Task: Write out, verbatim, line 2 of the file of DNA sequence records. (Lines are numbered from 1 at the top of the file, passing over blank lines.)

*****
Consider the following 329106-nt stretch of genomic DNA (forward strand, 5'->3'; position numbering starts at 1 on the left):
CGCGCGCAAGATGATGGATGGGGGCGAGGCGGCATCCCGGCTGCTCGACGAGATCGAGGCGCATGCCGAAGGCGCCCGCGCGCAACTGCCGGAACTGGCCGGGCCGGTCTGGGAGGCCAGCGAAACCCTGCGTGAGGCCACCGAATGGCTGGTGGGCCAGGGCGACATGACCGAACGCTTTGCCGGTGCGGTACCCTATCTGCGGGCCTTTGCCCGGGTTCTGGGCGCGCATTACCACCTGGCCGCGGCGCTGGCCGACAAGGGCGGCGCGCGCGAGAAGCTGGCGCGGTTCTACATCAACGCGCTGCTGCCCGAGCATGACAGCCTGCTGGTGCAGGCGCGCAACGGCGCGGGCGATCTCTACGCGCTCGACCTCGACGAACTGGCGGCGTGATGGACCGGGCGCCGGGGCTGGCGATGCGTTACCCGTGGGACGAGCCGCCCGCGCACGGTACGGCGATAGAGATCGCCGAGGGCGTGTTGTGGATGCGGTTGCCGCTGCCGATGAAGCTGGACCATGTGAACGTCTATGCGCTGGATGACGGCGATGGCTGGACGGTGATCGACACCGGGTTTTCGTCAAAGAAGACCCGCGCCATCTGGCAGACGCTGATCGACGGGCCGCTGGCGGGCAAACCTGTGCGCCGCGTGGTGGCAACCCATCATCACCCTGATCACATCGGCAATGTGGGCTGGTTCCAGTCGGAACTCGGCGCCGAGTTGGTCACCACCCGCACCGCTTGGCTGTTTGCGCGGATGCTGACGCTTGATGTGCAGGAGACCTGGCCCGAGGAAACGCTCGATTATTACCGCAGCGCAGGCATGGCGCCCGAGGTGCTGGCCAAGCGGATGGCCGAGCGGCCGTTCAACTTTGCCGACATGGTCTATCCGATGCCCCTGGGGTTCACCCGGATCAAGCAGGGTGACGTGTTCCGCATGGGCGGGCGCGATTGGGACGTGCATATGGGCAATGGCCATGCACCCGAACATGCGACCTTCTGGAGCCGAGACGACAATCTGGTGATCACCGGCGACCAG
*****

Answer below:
CGCGCGCAAGATGATGGATGGGGGCGAGGCGGCATCCCGGCTGCTCGACGAGATCGAGGCGCATGCCGAAGGCGCCCGCGCGCAACTGCCGGAACTGGCCGGGCCGGTCTGGGAGGCCAGCGAAACCCTGCGTGAGGCCACCGAATGGCTGGTGGGCCAGGGCGACATGACCGAACGCTTTGCCGGTGCGGTACCCTATCTGCGGGCCTTTGCCCGGGTTCTGGGCGCGCATTACCACCTGGCCGCGGCGCTGGCCGACAAGGGCGGCGCGCGCGAGAAGCTGGCGCGGTTCTACATCAACGCGCTGCTGCCCGAGCATGACAGCCTGCTGGTGCAGGCGCGCAACGGCGCGGGCGATCTCTACGCGCTCGACCTCGACGAACTGGCGGCGTGATGGACCGGGCGCCGGGGCTGGCGATGCGTTACCCGTGGGACGAGCCGCCCGCGCACGGTACGGCGATAGAGATCGCCGAGGGCGTGTTGTGGATGCGGTTGCCGCTGCCGATGAAGCTGGACCATGTGAACGTCTATGCGCTGGATGACGGCGATGGCTGGACGGTGATCGACACCGGGTTTTCGTCAAAGAAGACCCGCGCCATCTGGCAGACGCTGATCGACGGGCCGCTGGCGGGCAAACCTGTGCGCCGCGTGGTGGCAACCCATCATCACCCTGATCACATCGGCAATGTGGGCTGGTTCCAGTCGGAACTCGGCGCCGAGTTGGTCACCACCCGCACCGCTTGGCTGTTTGCGCGGATGCTGACGCTTGATGTGCAGGAGACCTGGCCCGAGGAAACGCTCGATTATTACCGCAGCGCAGGCATGGCGCCCGAGGTGCTGGCCAAGCGGATGGCCGAGCGGCCGTTCAACTTTGCCGACATGGTCTATCCGATGCCCCTGGGGTTCACCCGGATCAAGCAGGGTGACGTGTTCCGCATGGGCGGGCGCGATTGGGACGTGCATATGGGCAATGGCCATGCACCCGAACATGCGACCTTCTGGAGCCGAGACGACAATCTGGTGATCACCGGCGACCAG